Saturday, April 23, 2011

Letter to My Ward After My Resignation From the Bishopric

This is the letter I sent to my ward the week after I resigned as a member of the Bishopric.  The week prior to this,  I had told my wife, Bishop, and Stake President that I no longer believed the church was what it claimed to be, and that I could no longer serve as a member of the bishopric in good conscience.  It's an interesting snapshot of someone who had just come to the painful realization that he no longer belonged to the community he came from, is uncertain of what lies ahead, and cognizant that this transition would be both visible and painful:

Dear Ward,

Since my absence from the ward this Sunday will be visible, I wanted to explain to you what is going on.  I do this so I can be completely honest with you, and to minimize any rumors or speculation that may arise.

I have doing some serious thinking, pondering, studying, praying, and soul-searching about the church and Joseph Smith for about 5 years.  The concerns about church history that some people dismiss as off-base or wrong since they can be threatening to one's testimony, I researched thoroughly to determine their accuracy.  The history caused me some doubt, and I wanted to know the truth since there are discrepancies between the way church history is presented in church and the way it actually happened according to primary sources.  I studied with the intention to resolve my doubts and sustain my faith so that I could fully commit myself to the church.  I suspended any judgment during my study and let the chips fall where they may.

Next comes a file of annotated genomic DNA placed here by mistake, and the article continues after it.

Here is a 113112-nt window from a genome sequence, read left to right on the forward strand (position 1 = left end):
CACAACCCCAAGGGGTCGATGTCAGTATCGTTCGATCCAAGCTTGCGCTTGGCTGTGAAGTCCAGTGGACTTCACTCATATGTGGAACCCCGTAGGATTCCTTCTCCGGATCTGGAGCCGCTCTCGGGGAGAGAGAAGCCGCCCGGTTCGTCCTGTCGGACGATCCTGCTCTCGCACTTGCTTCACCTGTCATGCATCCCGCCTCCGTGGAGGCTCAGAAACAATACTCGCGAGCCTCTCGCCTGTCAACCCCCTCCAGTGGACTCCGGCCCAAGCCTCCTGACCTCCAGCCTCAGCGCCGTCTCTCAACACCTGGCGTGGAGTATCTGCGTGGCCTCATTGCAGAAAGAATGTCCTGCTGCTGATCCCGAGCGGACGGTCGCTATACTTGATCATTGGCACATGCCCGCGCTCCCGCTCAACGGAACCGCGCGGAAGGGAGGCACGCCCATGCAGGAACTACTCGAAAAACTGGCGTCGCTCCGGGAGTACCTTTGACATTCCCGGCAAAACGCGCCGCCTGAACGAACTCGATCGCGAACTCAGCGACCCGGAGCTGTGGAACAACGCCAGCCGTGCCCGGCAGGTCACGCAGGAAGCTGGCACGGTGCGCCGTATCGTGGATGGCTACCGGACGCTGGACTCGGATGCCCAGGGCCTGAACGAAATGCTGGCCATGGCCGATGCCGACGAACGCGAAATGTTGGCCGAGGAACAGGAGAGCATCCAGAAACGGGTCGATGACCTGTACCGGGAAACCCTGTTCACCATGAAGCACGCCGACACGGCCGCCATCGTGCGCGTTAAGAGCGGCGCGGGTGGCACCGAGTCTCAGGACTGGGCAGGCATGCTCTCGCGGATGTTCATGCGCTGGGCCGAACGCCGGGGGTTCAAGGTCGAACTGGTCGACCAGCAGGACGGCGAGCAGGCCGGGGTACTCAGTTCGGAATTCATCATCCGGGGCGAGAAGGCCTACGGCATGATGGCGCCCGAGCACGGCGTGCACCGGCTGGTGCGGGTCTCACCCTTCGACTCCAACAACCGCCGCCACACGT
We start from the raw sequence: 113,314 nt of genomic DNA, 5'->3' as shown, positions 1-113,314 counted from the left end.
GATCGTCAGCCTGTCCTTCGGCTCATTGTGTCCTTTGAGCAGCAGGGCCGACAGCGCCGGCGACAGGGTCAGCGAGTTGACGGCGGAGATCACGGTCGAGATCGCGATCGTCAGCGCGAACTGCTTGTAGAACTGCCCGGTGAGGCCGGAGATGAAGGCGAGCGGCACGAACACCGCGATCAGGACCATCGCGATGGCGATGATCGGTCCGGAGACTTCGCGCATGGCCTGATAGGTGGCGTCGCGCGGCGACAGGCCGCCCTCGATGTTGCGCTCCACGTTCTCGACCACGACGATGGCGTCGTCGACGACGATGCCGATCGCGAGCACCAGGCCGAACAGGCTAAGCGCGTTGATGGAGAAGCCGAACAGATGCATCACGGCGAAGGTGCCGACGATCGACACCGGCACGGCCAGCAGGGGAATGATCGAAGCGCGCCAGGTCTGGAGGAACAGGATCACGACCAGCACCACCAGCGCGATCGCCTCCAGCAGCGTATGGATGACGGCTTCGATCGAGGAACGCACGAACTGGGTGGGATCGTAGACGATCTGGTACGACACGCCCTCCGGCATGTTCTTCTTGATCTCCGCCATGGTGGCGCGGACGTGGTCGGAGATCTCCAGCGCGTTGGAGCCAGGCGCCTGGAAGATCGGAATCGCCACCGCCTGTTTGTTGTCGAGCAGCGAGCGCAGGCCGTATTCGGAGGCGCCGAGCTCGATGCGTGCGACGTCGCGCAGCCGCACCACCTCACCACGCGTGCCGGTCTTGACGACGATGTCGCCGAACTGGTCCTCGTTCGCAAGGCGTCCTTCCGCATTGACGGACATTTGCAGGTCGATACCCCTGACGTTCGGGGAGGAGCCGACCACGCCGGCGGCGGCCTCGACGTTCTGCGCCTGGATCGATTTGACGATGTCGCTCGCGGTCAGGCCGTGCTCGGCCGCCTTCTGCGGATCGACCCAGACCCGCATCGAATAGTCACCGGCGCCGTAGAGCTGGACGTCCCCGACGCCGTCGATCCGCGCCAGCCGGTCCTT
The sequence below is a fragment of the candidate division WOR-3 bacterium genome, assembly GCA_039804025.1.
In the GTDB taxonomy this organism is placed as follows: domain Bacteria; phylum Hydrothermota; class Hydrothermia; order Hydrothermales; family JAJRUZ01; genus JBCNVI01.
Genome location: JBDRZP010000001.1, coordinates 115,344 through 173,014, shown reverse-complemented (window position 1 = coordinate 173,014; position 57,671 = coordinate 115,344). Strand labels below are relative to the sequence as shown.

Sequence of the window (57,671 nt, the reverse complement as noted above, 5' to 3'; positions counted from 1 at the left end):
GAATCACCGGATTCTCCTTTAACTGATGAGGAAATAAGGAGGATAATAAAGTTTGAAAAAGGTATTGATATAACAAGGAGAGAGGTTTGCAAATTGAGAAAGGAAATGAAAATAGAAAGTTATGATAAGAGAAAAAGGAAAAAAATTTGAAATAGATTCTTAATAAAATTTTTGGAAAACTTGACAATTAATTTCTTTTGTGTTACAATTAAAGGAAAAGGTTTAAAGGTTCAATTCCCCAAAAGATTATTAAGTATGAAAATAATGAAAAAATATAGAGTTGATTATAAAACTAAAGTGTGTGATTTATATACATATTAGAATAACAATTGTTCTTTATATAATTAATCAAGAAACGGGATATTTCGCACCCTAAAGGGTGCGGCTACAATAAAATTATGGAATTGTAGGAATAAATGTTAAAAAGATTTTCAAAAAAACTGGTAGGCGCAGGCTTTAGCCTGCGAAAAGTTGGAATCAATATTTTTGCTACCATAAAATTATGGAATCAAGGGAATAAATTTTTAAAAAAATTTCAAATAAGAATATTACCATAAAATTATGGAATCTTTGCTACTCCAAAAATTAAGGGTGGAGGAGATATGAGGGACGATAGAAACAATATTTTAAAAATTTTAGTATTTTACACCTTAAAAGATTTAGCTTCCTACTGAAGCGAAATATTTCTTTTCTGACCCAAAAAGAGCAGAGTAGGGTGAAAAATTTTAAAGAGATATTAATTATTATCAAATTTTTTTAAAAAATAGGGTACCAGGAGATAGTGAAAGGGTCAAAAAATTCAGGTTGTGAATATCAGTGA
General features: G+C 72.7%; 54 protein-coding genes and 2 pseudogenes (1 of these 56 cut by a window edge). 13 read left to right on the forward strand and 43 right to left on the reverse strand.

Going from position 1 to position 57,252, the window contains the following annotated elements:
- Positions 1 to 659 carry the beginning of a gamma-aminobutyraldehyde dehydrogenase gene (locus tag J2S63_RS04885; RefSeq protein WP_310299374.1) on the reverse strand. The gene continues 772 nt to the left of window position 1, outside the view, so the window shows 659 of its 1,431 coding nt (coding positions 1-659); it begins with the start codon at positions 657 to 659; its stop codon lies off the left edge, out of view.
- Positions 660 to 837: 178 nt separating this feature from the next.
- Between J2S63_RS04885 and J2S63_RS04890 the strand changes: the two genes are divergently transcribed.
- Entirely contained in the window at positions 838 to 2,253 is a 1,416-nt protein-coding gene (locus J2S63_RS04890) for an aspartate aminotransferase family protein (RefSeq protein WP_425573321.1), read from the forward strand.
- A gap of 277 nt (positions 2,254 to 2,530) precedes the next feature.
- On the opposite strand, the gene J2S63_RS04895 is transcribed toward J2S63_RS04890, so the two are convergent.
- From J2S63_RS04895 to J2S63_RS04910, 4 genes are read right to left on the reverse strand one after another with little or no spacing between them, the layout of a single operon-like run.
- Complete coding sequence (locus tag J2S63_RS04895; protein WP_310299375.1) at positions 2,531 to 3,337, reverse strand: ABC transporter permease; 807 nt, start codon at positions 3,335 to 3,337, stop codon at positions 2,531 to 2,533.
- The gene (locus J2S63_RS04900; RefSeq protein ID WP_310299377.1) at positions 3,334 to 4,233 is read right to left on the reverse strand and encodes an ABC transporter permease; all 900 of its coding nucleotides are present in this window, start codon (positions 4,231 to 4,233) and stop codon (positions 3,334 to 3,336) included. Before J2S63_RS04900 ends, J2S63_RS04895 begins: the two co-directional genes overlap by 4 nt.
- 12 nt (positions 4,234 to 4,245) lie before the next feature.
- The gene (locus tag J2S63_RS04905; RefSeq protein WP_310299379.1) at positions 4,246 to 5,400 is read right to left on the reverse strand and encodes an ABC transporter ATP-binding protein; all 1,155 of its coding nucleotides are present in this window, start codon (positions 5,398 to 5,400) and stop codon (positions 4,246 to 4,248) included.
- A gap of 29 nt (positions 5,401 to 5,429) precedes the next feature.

All my research was done from unbiased historical sources - either from honest historians sympathetic to the church, or from active Mormon historians themselves.  Most of the books can be purchased at Deseret Book.  The history I studied is based on primary sources (journals, letters, discourses) of the actual participants.  This is real history that discusses events as they actually happened, and people as they actually were.  I did not use any anti-Mormon sources since these are biased, mean-spirited, and can be untruthful.

I know this is shocking for some to hear, and I understand your feelings since I felt the same way about people who "lose their testimony."  But I have concluded that Joseph Smith was a good man and a religious reformer much like Augustine, Calvin, Luther, Wesley, or Huss who tried to reform the religion of their day to what they believed was right.  My integrity was too important to stand before you anymore and pretend that I believed Joseph Smith was more than this.  I have asked Bishop X and President X to be released from the bishopric. This will occur this Sunday at Church.

This conclusion was extremely painful for me to make, and it was not made hastily.  I still believe that our church is good, its teachings are moral, and the people in the church are some of the greatest people in the world, in terms of service to God and man. I cherish our church's emphasis on family and Jesus Christ.  I have a testimony of Christ and his gospel and the power of the atonement.  I will still look and act like I always have because of all the good the church has taught me.  I am not planning on "going off the deep end."

I did not lose my testimony of Joseph Smith because of sin, inactivity, fear to sacrifice for the church, or being offended by anyone.  I am not bitter towards the church or anybody in it, including our leaders past and present.  I have done nothing wrong which caused me to run from the church, or feel guilty about associating with you or serving in my callings.  I have always been very active. I am a fifth-generation member of the church, and plan to stay that way.  My story defies the stereotypes, and I don't want you to apply them to me.